Adrian Sutil has said that it is frustrating that Sauber has not been able to get on top of the problems affecting its 2014 F1 machine but acknowledges that it is working constantly in search of improvements.
The German driver is one of seven – along with team-mate Esteban Gutierrez – yet to put a point on the board this season. While the quartet at Caterham and Marussia are maybe not expected to have breached the top ten, Sauber's proud tradition of being a feisty midfielder capable of occasionally upsetting the big guns is taking a bit of a battering as unreliability and unpredictable handling make life hard for the drivers.
“We have a problem with the aerodynamics, especially in the corner, so whenever there is a corner coming, [the car] is not doing the right thing,” he explained to journalists on the eve of practice for the Monaco Grand Prix, “It is unpredictable at the moment.
“To be honest, after the first two tests, I thought it is going to be a hard start [to the season]. You always try to think in a positive way, but I had a few worries before the first race - we were not ready and the car, from a driveability point of view, was not where it should have been. You could see it in Bahrain in testing, but it's where we are at the moment and we have to improve and make it better. It is one of the most difficult starts [to a season].”
Like its rivals, Sauber brought a raft of developments to Barcelona for the Spanish Grand Prix and ensuing in-season test, but quickly realised that it still had a lot of work to do.
“The update in Spain didn't really work,” Sutil confirmed, “The only thing that did work was the weight reduction. The feeling on a single lap, or quali lap, was better, and [we moved] closer to Toro Rosso and Force India, but to recreate it all the time, when we needed it, in the race, was a bit difficult, especially in Barcelona where we went a bit wrong with the tyre pressures here and there.”
From a strong midfield points contender, Sauber has been reduced to a near also-ran following F1's major rules overhaul, and Sutil admits that the team is struggling to come to grips with the handling issue.
“The driveability of the car is quite poor, but I think we made some good promising changes in the test. The team understands why Barcelona wasn't any better, and me too, so this is the first step - and the next step is to change it, make it better. We have something on the car which should help for this weekend, but I don't want to say too much….
“Every day there is an improvement, every day we are on circuit we learn, but it shows me just how much we have to learn with the new car - we are really in an area with no experience at all. There are times in the race where you can't control it - you go from tricky to driveable to undriveable, locking up front and rear, understeer, oversteer… This is the worst thing you can have when you don't know how to solve a problem, just shift it from one end to the other. It comes from a loss of grip when you enter a corner, so it might be somewhere else that we have to look - maybe the brake system is doing the right thing, but we just haven't got enough grip and then you don't feel comfortable in the car if it keeps moving around on braking.”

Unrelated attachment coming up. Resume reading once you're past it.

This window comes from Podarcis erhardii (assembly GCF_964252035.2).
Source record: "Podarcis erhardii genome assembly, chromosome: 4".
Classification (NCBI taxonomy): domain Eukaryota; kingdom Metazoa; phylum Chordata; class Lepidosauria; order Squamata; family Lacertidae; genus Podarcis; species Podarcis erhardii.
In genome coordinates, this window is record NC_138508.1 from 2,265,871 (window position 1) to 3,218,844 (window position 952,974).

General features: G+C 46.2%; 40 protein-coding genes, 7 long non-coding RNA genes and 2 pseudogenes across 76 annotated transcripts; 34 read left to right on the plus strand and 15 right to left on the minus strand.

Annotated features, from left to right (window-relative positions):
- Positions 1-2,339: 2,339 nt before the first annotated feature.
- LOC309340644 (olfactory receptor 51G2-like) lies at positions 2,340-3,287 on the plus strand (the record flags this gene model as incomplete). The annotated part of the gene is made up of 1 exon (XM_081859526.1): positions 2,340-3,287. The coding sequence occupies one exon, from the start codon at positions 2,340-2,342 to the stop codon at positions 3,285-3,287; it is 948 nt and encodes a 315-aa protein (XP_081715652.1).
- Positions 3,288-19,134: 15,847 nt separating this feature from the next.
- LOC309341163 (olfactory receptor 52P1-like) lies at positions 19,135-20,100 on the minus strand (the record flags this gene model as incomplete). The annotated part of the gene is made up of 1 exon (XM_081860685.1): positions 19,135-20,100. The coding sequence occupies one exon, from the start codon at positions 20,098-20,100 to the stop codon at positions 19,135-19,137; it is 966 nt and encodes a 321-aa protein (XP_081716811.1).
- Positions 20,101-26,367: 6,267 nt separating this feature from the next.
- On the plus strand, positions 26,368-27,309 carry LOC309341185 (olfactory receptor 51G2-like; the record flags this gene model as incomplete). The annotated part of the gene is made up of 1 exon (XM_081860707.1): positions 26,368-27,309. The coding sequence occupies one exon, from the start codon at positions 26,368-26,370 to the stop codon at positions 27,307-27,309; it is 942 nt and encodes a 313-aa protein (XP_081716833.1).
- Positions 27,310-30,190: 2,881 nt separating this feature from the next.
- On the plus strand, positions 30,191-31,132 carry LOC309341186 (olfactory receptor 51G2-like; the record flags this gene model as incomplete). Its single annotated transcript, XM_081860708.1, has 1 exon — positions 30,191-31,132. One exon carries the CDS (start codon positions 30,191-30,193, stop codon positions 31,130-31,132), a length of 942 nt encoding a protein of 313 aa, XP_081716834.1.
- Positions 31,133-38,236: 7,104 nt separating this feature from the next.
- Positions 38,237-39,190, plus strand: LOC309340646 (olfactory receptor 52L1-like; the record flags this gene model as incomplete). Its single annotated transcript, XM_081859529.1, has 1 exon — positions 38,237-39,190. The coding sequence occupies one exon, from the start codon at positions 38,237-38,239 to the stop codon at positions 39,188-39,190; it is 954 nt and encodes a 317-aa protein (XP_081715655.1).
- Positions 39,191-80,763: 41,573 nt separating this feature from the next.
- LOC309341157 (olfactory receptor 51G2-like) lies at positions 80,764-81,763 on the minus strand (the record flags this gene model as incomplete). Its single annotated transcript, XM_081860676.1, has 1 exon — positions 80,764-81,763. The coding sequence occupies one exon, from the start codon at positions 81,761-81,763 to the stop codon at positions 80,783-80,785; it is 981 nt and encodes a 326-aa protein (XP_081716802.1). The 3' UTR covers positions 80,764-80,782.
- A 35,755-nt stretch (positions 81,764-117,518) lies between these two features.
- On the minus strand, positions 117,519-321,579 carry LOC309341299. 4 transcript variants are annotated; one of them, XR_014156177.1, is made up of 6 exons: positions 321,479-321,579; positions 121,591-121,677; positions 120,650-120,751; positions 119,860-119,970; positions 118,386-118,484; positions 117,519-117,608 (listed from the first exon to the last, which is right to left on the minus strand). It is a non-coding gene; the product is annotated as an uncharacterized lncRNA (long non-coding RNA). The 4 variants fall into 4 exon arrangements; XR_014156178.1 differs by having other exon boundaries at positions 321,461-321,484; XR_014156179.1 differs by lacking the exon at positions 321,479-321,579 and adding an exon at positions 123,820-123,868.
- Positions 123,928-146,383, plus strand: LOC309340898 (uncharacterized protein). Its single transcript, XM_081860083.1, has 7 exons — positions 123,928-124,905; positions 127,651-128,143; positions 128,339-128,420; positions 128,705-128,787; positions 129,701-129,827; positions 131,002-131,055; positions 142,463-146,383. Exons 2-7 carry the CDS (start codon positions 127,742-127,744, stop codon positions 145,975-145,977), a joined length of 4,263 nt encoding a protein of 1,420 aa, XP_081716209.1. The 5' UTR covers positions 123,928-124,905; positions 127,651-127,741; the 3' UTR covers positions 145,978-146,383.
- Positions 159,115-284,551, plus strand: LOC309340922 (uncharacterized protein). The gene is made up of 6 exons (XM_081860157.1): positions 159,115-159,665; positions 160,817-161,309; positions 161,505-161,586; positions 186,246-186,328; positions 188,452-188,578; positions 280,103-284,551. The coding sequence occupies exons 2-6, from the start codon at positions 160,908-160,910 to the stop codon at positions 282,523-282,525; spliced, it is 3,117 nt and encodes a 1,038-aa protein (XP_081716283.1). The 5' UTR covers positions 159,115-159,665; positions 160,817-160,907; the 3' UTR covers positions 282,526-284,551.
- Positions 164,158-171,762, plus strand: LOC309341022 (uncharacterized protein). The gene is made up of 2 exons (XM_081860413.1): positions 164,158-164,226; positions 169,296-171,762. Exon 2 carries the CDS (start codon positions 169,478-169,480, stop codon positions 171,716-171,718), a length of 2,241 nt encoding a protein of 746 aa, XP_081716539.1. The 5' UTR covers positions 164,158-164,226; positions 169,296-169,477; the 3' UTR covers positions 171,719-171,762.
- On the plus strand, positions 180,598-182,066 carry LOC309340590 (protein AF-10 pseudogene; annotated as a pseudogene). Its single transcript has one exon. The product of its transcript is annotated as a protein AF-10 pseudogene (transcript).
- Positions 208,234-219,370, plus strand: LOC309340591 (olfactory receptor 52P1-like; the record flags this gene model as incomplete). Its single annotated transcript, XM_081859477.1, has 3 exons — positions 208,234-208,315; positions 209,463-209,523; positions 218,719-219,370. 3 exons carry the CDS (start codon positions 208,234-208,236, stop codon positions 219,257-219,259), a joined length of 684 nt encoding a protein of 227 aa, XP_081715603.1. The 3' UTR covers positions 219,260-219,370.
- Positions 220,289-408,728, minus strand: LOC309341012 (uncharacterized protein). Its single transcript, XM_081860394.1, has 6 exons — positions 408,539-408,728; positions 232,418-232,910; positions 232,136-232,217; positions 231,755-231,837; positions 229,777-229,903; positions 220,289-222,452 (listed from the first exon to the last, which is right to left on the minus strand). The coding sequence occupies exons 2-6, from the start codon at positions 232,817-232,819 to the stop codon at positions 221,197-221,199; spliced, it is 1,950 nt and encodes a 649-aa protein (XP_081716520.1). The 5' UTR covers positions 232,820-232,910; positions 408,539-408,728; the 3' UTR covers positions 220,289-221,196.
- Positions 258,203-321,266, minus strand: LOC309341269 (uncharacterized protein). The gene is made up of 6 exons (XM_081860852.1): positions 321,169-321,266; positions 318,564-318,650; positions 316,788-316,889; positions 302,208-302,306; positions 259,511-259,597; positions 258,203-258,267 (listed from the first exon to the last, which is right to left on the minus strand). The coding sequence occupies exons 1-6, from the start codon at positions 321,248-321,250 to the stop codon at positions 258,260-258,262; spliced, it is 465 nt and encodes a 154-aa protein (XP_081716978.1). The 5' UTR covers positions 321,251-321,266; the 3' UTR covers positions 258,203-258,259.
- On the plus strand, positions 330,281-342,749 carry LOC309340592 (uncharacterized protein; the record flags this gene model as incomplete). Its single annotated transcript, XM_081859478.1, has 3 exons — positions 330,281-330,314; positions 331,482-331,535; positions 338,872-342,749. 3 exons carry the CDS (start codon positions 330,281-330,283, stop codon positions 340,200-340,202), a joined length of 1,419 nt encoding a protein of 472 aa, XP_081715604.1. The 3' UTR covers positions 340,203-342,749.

The former Force India driver – who must be regretting moving in the opposite direction to former Sauber pilot Nico Hulkenberg for 2014 – is also still concerned by the weight of the C33 and also the tyres that Pirelli have provided so far this season.
“[The weight of the car] is still a bit too much for my weight situation, but we've reduced it quite a lot,” he noted, “From Bahrain to Barcelona, we had a good step in terms of weight reduction, but I am still heavier. Esteban is fine but I'm still on a diet!
“From Bahrain to here, [the car has shed] maybe 10kg, which is 3-4/10ths, but there's still a bit more that we have to find. I think the best situation is when you have 5kg to play with, so then you can place it where you need it, but we still need to wait a little bit longer [to be in that position].
“I also think Pirelli are much too conservative, especially as last year we had much faster cars. In a way, we probably needed a harder tyre [then], and now we need a softer tyre, but they've made it the other way around. I'd like to have a bit softer tyres as you could see during the test in Barcelona how much faster they were. There was an improvement of around two seconds just in the tyres and this is the time we were missing to be able to say it was enjoyable to drive [an F1 car]. In Barcelona, it was difficult to get that F1 feeling as the car was too slow and had no grip.”
With Monaco providing a very different challenge to the Circuit de Catalunya, however, Sutil is in a slightly more positive frame of mind for the coming weekend.
“Here it is a very different circuit,” he agreed, “The corners are very slow, so it's not all about the aero. If the car is set up mechanically quite well, you can get around here. I think it's a very special place, a very special race, with a lot of opportunity for small teams like us. You never know in Monaco....
“I'm much more confident than I was. It's just finding a small little adjustment here and there and suddenly your confidence increases, degradation on the tyres goes down and you are so much more competitive. I think we have done some modification [for Monaco] and need to see how it goes, but we haven't solved all the problems, that's for sure.”